That Neil Armstrong biopic that Damien Chazelle has been talking about directing for over two years is a definite go project. First Man (based on the same-titled James Hansen biography) will begin shooting sometime in early ’17 with Ryan Gosling portraying the legendary Armstrong, the first man to walk on the moon.
Armstrong was also regarded as one of the dullest famous guys who ever lived. I’m not suggesting that First Man will be that. Chazelle is too inventive to let that happen. His recreation of the 7.20.69 Apollo 11 moon landing will be worth the price in itself. It was reported eight years ago that the book would be adapted by Nicole Perlman, but Chazelle’s film will be based on a script by Josh Singer(Spotlight, The Fifth Estate).
A 9.24.14 Slashfilm story mentioned that First Man “has been bouncing around Hollywood for over a decade. At one point, Warner Bros. had it set up for Clint Eastwood to produce and direct.”
Here’s something I wrote when Armstrong died in late August of 2012:
“Neil Armstrong, the first man to walk on the moon and allegedly one of the dullest guys to ever do something momentous, died today at age 82. Let’s offer due respect for his and NASA’s brilliant achievement and for Armstrong being the super-reliable and resourceful pilot that his colleagues always spoke of.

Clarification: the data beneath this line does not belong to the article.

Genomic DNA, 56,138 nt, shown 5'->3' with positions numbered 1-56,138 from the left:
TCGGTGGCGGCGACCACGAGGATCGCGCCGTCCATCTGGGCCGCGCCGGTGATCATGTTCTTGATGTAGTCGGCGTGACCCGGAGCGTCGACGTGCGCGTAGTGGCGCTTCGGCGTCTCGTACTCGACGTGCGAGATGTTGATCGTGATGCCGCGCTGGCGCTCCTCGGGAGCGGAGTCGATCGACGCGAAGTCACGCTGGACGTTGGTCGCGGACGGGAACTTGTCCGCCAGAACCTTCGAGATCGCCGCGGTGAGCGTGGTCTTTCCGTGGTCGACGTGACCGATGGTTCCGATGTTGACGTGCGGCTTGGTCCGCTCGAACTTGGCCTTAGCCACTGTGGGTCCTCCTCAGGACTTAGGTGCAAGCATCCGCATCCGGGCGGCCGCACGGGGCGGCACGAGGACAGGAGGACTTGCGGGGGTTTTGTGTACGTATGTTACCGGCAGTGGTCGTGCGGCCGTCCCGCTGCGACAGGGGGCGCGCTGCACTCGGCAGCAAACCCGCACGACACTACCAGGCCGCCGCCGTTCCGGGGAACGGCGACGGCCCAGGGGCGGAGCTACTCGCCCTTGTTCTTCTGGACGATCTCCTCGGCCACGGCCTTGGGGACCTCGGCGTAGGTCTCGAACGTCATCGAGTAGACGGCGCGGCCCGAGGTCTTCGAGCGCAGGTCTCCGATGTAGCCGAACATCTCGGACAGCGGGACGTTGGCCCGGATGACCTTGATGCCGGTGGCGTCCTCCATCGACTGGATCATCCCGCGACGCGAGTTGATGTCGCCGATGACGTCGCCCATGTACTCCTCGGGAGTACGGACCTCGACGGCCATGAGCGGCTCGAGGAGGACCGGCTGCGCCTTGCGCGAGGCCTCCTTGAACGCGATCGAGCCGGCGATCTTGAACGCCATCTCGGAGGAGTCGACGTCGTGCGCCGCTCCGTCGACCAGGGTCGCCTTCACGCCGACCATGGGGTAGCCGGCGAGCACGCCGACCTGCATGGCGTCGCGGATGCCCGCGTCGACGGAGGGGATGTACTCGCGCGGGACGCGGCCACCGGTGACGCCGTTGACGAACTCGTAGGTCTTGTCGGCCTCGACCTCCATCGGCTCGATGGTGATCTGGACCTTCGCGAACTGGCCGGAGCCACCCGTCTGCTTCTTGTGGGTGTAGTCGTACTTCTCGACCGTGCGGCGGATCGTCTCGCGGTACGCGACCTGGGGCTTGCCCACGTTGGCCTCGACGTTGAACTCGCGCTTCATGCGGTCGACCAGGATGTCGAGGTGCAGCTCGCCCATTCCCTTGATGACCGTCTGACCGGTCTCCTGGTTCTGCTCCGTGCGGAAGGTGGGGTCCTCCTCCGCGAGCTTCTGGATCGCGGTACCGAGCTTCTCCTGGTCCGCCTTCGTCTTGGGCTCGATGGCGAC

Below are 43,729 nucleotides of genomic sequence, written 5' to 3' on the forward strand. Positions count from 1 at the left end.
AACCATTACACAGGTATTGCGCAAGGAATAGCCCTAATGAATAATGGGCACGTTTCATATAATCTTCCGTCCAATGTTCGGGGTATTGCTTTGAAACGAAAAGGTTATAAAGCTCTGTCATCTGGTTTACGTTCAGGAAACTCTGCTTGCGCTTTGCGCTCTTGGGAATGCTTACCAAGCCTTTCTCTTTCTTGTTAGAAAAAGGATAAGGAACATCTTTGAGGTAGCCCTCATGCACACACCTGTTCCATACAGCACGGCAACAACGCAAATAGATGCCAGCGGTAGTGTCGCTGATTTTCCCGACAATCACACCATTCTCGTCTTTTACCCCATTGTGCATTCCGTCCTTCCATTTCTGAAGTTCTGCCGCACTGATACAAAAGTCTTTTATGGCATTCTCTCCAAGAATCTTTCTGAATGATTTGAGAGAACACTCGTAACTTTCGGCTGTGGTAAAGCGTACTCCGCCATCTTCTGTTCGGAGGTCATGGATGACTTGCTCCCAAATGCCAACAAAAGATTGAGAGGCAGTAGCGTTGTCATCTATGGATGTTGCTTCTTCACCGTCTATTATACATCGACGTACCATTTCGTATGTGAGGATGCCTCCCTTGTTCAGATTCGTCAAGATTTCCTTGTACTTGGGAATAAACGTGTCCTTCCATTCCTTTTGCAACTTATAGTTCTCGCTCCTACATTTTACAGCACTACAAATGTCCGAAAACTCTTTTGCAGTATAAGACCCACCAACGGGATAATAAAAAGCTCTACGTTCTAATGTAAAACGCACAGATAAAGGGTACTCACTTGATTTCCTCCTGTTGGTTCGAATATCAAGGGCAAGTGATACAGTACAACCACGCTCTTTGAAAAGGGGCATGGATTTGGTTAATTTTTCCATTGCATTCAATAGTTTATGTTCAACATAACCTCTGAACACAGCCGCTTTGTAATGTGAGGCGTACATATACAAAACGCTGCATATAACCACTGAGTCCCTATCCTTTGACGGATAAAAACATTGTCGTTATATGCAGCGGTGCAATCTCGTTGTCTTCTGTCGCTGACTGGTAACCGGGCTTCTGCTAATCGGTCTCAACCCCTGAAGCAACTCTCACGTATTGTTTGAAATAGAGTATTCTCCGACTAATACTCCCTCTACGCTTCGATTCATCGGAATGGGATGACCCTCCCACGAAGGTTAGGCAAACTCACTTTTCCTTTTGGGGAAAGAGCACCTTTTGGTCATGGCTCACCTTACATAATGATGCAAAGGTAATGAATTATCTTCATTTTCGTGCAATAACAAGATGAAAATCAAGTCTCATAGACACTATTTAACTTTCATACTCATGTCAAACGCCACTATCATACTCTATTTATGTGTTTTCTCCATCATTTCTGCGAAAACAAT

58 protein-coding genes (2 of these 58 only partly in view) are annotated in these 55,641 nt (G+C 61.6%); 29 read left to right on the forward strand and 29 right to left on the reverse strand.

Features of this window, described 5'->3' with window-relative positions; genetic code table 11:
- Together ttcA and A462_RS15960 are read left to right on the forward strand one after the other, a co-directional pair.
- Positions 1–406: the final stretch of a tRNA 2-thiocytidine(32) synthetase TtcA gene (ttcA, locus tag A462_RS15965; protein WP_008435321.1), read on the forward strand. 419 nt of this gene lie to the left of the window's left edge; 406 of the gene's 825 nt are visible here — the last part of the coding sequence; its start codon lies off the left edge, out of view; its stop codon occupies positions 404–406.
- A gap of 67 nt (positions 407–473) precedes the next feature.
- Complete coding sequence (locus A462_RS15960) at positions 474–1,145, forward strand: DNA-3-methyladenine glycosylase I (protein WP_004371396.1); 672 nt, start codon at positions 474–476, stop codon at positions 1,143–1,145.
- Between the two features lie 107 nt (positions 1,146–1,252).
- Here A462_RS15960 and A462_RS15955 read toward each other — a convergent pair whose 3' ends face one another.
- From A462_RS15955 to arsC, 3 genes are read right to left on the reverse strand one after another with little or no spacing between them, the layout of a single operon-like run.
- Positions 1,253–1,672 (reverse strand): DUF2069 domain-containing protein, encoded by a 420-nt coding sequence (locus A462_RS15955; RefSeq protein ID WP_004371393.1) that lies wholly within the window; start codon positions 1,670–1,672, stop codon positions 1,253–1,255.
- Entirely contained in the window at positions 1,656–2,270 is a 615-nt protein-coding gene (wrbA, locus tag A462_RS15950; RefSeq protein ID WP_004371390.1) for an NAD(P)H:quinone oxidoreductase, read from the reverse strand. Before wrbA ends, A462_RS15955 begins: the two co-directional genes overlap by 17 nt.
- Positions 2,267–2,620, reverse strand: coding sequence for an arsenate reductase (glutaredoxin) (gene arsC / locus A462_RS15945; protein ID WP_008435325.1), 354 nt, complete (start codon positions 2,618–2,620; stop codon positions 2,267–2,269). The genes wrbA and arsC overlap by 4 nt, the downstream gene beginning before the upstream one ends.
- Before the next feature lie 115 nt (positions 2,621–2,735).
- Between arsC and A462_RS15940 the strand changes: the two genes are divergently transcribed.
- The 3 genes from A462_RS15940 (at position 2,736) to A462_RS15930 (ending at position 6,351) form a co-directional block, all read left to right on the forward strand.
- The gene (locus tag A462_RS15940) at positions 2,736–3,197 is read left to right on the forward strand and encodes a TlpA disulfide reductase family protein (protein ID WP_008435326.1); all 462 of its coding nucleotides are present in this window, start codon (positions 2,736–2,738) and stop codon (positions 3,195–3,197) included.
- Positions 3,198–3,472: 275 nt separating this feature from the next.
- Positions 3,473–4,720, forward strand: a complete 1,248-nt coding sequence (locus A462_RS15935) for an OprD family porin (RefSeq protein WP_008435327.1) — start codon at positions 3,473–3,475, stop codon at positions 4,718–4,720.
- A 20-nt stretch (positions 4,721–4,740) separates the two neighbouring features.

“Now that I’ve paid my respects I can say that I was always bothered by Armstrong’s historic first words after his feet touched the moon’s surface: ‘That’s one small step for man, one giant leap for mankind.’
“Obviously ‘man’ and ‘mankind’ are synonymous so the statement made zero sense, but it would have if Armstrong had simply said “a” man. Instead he ruined it, and that grammatical error is now etched in stone and marble for centuries to come with millions upon millions of unborn people fated to read this silly quote and scratch their heads and look at each other and ask, ‘What…?’
“Armstrong rarely spoke in public, rarely said anything, rarely shared or reflected or expounded. He was a private man who decided early on to keep to himself, and was content to simply be a skilled pilot who did the job. That’s fine in itself, but I’ll never forget Norman Mailer‘s describing Armstrong as a bit of a dolt in his 1971 book “Of a Fire on The Moon.”
“I particularly recall his comparing Armstrong’s responses to press conference questions to the way a cow grazing in a field deals with flies by flicking them away with her tail.
Chazelle will have his work cut out because all the NASA trimmings aside, he’ll essentially be making a movie about that cow.